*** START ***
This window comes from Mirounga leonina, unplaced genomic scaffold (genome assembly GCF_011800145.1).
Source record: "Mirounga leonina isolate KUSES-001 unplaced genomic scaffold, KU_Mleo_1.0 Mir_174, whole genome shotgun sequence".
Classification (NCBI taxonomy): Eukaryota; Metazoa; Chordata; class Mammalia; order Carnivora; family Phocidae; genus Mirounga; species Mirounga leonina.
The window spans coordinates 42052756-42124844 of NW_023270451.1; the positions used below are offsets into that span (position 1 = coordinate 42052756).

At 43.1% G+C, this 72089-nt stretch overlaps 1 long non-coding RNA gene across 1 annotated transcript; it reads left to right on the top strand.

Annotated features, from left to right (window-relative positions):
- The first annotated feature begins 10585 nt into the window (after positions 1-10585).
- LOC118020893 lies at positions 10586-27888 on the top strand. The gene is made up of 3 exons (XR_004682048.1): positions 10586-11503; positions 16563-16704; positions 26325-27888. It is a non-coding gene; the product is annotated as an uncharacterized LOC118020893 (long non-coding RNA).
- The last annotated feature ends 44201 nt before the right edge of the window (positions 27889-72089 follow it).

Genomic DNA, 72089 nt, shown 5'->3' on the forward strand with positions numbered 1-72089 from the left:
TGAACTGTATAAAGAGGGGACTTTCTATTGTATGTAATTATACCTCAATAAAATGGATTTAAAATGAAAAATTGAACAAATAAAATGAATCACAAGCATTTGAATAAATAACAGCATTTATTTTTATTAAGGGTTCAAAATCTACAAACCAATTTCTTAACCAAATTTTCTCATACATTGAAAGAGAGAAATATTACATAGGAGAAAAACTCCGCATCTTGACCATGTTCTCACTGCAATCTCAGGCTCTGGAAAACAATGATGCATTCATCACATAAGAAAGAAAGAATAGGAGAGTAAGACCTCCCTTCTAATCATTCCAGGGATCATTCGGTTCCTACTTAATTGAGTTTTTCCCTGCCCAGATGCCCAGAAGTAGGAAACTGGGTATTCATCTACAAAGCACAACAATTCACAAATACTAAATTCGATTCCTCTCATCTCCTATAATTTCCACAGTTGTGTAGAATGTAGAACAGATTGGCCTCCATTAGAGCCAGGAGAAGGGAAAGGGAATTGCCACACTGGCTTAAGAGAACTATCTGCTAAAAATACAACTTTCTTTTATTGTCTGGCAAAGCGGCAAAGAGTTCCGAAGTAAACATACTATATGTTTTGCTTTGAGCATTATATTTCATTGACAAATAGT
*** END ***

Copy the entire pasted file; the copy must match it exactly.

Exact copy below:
This window comes from Mirounga leonina, unplaced genomic scaffold (genome assembly GCF_011800145.1).
Source record: "Mirounga leonina isolate KUSES-001 unplaced genomic scaffold, KU_Mleo_1.0 Mir_174, whole genome shotgun sequence".
Classification (NCBI taxonomy): Eukaryota; Metazoa; Chordata; class Mammalia; order Carnivora; family Phocidae; genus Mirounga; species Mirounga leonina.
The window spans coordinates 42052756-42124844 of NW_023270451.1; the positions used below are offsets into that span (position 1 = coordinate 42052756).

At 43.1% G+C, this 72089-nt stretch overlaps 1 long non-coding RNA gene across 1 annotated transcript; it reads left to right on the top strand.

Annotated features, from left to right (window-relative positions):
- The first annotated feature begins 10585 nt into the window (after positions 1-10585).
- LOC118020893 lies at positions 10586-27888 on the top strand. The gene is made up of 3 exons (XR_004682048.1): positions 10586-11503; positions 16563-16704; positions 26325-27888. It is a non-coding gene; the product is annotated as an uncharacterized LOC118020893 (long non-coding RNA).
- The last annotated feature ends 44201 nt before the right edge of the window (positions 27889-72089 follow it).

Genomic DNA, 72089 nt, shown 5'->3' on the forward strand with positions numbered 1-72089 from the left:
TGAACTGTATAAAGAGGGGACTTTCTATTGTATGTAATTATACCTCAATAAAATGGATTTAAAATGAAAAATTGAACAAATAAAATGAATCACAAGCATTTGAATAAATAACAGCATTTATTTTTATTAAGGGTTCAAAATCTACAAACCAATTTCTTAACCAAATTTTCTCATACATTGAAAGAGAGAAATATTACATAGGAGAAAAACTCCGCATCTTGACCATGTTCTCACTGCAATCTCAGGCTCTGGAAAACAATGATGCATTCATCACATAAGAAAGAAAGAATAGGAGAGTAAGACCTCCCTTCTAATCATTCCAGGGATCATTCGGTTCCTACTTAATTGAGTTTTTCCCTGCCCAGATGCCCAGAAGTAGGAAACTGGGTATTCATCTACAAAGCACAACAATTCACAAATACTAAATTCGATTCCTCTCATCTCCTATAATTTCCACAGTTGTGTAGAATGTAGAACAGATTGGCCTCCATTAGAGCCAGGAGAAGGGAAAGGGAATTGCCACACTGGCTTAAGAGAACTATCTGCTAAAAATACAACTTTCTTTTATTGTCTGGCAAAGCGGCAAAGAGTTCCGAAGTAAACATACTATATGTTTTGCTTTGAGCATTATATTTCATTGACAAATAGT